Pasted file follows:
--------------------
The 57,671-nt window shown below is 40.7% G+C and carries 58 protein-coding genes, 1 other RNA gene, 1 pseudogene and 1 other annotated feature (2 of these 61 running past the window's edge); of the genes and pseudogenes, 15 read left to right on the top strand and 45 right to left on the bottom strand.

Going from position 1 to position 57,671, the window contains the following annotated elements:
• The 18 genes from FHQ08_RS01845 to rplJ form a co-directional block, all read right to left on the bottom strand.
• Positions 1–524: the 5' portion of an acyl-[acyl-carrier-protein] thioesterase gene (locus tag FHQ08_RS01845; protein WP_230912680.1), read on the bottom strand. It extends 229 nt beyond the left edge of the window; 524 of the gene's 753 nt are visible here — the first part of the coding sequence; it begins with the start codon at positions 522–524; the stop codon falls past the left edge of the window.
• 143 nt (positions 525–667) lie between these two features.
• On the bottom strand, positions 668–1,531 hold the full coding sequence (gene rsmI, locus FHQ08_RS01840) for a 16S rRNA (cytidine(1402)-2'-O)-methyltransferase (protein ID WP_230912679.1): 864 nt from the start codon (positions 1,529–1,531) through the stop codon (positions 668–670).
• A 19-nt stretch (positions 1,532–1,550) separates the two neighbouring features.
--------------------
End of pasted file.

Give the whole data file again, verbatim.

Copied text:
The 57,671-nt window shown below is 40.7% G+C and carries 58 protein-coding genes, 1 other RNA gene, 1 pseudogene and 1 other annotated feature (2 of these 61 running past the window's edge); of the genes and pseudogenes, 15 read left to right on the top strand and 45 right to left on the bottom strand.

Going from position 1 to position 57,671, the window contains the following annotated elements:
• The 18 genes from FHQ08_RS01845 to rplJ form a co-directional block, all read right to left on the bottom strand.
• Positions 1–524: the 5' portion of an acyl-[acyl-carrier-protein] thioesterase gene (locus tag FHQ08_RS01845; protein WP_230912680.1), read on the bottom strand. It extends 229 nt beyond the left edge of the window; 524 of the gene's 753 nt are visible here — the first part of the coding sequence; it begins with the start codon at positions 522–524; the stop codon falls past the left edge of the window.
• 143 nt (positions 525–667) lie between these two features.
• On the bottom strand, positions 668–1,531 hold the full coding sequence (gene rsmI, locus FHQ08_RS01840) for a 16S rRNA (cytidine(1402)-2'-O)-methyltransferase (protein ID WP_230912679.1): 864 nt from the start codon (positions 1,529–1,531) through the stop codon (positions 668–670).
• A 19-nt stretch (positions 1,532–1,550) separates the two neighbouring features.